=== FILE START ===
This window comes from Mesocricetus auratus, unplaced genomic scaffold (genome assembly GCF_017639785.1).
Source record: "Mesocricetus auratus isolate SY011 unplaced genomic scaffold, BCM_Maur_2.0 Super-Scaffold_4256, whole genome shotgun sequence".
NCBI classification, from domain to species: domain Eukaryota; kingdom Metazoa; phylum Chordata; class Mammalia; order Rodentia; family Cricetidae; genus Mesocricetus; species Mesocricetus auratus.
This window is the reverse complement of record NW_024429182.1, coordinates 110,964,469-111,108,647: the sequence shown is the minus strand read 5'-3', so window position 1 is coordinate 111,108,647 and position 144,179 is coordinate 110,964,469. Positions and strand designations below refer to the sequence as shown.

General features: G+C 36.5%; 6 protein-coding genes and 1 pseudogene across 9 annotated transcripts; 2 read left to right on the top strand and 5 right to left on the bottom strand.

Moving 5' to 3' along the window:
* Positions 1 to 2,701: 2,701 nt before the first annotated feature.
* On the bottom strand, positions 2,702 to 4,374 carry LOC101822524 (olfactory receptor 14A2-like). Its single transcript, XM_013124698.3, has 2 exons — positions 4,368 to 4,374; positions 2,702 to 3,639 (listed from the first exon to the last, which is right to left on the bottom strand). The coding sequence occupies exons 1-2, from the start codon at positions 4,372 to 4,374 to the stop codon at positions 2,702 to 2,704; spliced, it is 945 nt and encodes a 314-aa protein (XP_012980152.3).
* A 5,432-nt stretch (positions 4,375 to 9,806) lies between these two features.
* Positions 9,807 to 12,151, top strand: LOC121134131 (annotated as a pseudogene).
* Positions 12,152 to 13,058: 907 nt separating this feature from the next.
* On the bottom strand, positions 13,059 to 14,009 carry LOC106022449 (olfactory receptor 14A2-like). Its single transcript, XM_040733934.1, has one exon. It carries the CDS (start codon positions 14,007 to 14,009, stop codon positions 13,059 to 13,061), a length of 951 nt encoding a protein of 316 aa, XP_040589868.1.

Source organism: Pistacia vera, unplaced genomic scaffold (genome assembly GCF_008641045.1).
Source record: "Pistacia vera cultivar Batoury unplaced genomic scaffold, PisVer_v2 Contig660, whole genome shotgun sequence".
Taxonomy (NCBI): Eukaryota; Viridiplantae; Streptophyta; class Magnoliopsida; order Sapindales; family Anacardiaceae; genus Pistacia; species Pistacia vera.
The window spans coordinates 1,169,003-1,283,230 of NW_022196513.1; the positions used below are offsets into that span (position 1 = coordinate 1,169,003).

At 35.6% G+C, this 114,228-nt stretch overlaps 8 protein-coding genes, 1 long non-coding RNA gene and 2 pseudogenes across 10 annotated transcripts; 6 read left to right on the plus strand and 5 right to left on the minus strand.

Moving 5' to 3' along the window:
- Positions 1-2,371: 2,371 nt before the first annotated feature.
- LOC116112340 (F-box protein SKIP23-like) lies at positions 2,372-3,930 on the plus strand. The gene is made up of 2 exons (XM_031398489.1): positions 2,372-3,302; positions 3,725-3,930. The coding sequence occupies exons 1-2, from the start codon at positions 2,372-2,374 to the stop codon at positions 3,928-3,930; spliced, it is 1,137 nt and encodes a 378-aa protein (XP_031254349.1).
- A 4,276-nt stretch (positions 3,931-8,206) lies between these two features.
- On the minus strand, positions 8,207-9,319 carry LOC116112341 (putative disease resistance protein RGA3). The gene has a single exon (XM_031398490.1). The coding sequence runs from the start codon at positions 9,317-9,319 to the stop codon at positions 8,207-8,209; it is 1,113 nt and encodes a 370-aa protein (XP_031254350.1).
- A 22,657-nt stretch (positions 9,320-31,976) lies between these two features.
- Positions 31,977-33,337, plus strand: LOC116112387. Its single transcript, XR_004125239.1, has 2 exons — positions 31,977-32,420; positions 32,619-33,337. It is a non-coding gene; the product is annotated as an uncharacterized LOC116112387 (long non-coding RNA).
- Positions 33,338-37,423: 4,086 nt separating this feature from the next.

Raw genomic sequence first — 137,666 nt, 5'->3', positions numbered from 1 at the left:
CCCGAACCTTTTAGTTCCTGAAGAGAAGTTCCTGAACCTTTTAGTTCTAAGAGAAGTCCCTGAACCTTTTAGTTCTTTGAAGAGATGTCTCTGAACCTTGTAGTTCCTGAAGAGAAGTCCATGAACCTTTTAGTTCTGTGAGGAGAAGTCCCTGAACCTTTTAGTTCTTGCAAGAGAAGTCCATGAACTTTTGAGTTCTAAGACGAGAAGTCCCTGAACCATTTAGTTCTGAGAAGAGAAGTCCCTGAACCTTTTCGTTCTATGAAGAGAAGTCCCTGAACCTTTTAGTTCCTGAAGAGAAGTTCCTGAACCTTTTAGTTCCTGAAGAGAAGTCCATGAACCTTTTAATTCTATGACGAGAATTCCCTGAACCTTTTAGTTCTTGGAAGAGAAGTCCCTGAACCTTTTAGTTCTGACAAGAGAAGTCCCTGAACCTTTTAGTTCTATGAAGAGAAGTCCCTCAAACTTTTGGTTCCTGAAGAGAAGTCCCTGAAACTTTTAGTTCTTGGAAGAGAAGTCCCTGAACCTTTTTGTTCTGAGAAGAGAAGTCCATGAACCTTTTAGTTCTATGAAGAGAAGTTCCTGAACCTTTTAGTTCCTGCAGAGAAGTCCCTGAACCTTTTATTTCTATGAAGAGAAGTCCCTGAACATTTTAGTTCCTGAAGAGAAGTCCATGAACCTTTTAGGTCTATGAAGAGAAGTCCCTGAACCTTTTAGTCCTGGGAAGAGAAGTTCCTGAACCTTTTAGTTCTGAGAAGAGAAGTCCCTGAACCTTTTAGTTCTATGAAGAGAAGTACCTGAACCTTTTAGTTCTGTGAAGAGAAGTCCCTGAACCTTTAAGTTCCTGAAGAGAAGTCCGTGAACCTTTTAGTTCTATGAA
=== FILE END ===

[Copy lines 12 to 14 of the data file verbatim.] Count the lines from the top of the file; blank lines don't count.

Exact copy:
* On the bottom strand, positions 13,059 to 14,009 carry LOC106022449 (olfactory receptor 14A2-like). Its single transcript, XM_040733934.1, has one exon. It carries the CDS (start codon positions 14,007 to 14,009, stop codon positions 13,059 to 13,061), a length of 951 nt encoding a protein of 316 aa, XP_040589868.1.

Source organism: Pistacia vera, unplaced genomic scaffold (genome assembly GCF_008641045.1).
Source record: "Pistacia vera cultivar Batoury unplaced genomic scaffold, PisVer_v2 Contig660, whole genome shotgun sequence".